Many of my fellow contributors have written about the abuses of police departments in various parts of the country, but the Duke University Lacrosse case highlights another problem in our legal system, the out of control prosecutor:
RALEIGH, N.C. — The state bar has added ethics charges to a complaint filed against the prosecutor who brought sexual assault charges against three Duke lacrosse players, accusing him of withholding DNA evidence and misleading the court.
The new charges by the North Carolina State Bar against Durham County District Attorney Mike Nifong were announced Wednesday and could lead to his removal from the state bar, according to a copy of the updated complaint.
Nifong’s office arranged for a private lab to conduct DNA testing as part of the investigation into allegations three men raped a 28-year-old woman hired to perform as a stripper at a party thrown by the lacrosse team last March.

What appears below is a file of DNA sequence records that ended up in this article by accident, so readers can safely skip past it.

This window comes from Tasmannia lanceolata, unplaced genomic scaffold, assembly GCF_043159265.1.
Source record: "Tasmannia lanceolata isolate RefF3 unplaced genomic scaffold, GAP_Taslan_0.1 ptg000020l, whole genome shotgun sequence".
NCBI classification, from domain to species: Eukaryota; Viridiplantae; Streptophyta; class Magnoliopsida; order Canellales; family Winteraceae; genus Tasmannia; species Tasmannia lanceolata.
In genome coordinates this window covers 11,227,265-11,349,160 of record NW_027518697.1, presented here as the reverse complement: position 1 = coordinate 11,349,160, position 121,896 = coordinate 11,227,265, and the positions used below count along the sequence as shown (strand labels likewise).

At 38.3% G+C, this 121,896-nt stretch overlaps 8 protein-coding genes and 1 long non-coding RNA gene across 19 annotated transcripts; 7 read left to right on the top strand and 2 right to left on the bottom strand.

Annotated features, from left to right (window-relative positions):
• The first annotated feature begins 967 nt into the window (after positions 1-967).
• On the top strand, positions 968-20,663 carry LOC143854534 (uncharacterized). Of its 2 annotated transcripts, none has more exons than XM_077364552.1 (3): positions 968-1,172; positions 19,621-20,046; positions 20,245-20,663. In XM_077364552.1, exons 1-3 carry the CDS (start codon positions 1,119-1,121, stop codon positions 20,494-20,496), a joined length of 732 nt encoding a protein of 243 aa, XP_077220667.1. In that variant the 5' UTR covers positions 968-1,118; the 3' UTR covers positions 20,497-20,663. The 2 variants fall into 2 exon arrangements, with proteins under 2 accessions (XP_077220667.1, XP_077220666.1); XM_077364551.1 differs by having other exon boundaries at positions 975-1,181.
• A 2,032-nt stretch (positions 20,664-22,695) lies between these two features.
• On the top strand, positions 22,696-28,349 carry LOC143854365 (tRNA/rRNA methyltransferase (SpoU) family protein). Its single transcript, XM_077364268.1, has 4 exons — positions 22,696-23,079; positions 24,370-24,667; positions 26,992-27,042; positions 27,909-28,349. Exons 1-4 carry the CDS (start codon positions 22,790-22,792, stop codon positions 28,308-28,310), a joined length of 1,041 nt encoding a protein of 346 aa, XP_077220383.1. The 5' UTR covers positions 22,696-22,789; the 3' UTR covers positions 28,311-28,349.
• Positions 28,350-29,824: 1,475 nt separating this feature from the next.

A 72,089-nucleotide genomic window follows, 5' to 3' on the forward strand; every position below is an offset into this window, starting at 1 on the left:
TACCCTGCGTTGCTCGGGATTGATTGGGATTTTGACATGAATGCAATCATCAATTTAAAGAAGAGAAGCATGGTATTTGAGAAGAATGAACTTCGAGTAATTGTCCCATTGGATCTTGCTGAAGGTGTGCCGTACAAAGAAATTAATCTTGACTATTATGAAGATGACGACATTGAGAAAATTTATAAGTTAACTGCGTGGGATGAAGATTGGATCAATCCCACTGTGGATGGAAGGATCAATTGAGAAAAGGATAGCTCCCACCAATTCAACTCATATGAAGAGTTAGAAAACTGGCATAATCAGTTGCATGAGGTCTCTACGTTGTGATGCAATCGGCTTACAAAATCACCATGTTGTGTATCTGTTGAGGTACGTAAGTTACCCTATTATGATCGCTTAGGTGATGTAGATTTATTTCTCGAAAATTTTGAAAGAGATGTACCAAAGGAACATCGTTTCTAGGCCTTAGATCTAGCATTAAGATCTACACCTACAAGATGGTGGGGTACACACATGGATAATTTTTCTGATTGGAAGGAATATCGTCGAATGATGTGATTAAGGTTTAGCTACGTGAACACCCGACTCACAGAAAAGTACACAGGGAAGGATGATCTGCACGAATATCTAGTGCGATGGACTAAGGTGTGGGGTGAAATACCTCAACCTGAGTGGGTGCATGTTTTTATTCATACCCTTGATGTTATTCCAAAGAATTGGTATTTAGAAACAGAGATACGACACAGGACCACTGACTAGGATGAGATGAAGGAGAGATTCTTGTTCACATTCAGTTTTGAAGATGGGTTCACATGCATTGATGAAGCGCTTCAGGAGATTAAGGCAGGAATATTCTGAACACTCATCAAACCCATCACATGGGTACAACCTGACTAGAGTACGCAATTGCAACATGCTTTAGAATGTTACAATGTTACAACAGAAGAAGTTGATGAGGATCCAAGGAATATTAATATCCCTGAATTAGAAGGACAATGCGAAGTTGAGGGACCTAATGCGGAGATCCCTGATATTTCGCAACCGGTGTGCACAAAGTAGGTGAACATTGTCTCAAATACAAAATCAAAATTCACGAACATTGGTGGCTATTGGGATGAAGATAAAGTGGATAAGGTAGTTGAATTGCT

Those tests uncovered genetic material from several men on the woman’s underwear and body, but none from any lacrosse player. The bar complaint alleges those results weren’t released to defense lawyers in a timely fashion and that Nifong repeatedly said in court he had turned over all evidence that would potentially benefit the defense.
In other words, Nifong had in his hands evidence that pretty much excluded then men he was prosecuting for rape from even having had sexual intercourse with the accuser. And he choose to not only not release them to the defense as required by law, but to lie about it to a Judge.
And it’s even worse than that, because Nifong apparently had exculpatory evidence in hand before he even filed charges:
[A]ccording to the bar complaint, testing conducted at DNA Security Inc. had concluded by April 10 that none of the samples provided to police by 46 lacrosse players matched any material recovered from the accuser’s “rape kit.” A week later, Nifong charged Collin Finnerty and Reade Seligmann with rape.
If these allegations are true, then Nifong should most certainly be disbarred. Whether there remain grounds after that for criminal prosecution or civil liability is uncertain. In either case, though, it’s clear that an out of control prosecutor can be as much a danger to civil liberties as a cop with an itchy trigger finger.